Cerf Institute - According to the opinion of the Commissioner for Fundamental Rights the legal provisions regulating the recognition of churches are in contrary to the principle of separation of power, to the right to fair procedure and to the right to legal remedy. After analysing the initiatives of many religious organisations Szabó Máté turned to the Constitutional Court.
The Ombudsman finds the provision contrary to the Fundamental Law, which not considering the constitutional principle of separation of power among government branches allows the Parliament to decide by itself and on church status recognition without the right to an appeal.
The close relation to freedom of religion makes it indispensable that the decision on the recognition of the church, on rendering the religious status meets all guarantees protecting fundamental rights. If it is at the discretion of the decision-maker to give the religious status, then the aspects of deliberation have to be regulated by Act. The Act lacks such principles and provisions. The refusal should be reasoned, but the Act also lacks the requirement of reasoning in case of refusal. Thus we would never learn the reason of the refusal - stated Szabó Máté. Legal remedy has to be guaranteed against the decision on church status and the current regulation lacks it.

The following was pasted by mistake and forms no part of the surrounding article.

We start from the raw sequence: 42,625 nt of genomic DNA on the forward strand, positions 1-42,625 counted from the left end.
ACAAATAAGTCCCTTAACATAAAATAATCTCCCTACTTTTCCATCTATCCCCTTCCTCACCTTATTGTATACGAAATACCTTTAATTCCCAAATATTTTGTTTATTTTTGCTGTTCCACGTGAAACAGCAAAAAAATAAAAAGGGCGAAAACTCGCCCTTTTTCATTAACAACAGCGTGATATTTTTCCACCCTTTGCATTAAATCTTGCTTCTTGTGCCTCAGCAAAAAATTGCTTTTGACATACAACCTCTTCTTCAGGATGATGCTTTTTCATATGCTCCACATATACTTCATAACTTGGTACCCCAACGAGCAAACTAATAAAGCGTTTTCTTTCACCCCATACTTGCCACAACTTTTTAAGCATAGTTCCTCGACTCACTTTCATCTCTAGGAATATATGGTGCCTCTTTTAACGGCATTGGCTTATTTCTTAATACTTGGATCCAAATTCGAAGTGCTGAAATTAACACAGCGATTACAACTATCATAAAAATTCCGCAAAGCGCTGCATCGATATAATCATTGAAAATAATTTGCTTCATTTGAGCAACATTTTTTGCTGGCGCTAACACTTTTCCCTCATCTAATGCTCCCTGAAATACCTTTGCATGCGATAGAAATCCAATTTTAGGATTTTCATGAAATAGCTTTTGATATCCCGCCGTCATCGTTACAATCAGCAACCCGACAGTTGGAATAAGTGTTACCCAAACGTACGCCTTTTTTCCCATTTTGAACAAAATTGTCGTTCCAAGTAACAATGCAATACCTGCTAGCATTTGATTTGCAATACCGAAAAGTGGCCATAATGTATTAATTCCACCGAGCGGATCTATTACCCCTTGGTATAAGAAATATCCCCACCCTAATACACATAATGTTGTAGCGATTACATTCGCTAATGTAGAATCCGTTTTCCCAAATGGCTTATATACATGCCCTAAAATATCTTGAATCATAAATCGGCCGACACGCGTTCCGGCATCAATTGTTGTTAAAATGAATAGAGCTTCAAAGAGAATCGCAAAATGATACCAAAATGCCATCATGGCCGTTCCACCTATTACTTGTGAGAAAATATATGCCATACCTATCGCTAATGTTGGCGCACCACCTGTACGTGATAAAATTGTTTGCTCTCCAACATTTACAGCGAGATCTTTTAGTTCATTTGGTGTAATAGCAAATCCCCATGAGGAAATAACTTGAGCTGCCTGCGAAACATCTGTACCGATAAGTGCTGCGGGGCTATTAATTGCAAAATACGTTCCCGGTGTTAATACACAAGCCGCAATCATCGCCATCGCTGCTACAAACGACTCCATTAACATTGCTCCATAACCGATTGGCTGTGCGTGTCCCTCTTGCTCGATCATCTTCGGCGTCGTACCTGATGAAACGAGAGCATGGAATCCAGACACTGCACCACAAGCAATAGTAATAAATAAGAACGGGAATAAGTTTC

The Ombudsman emphasises that on the basis of the principle of separation of power the Parliament cannot exercise tasks, during which it makes political decisions affecting fundamental civil rights without having appropriate constitutional guarantees.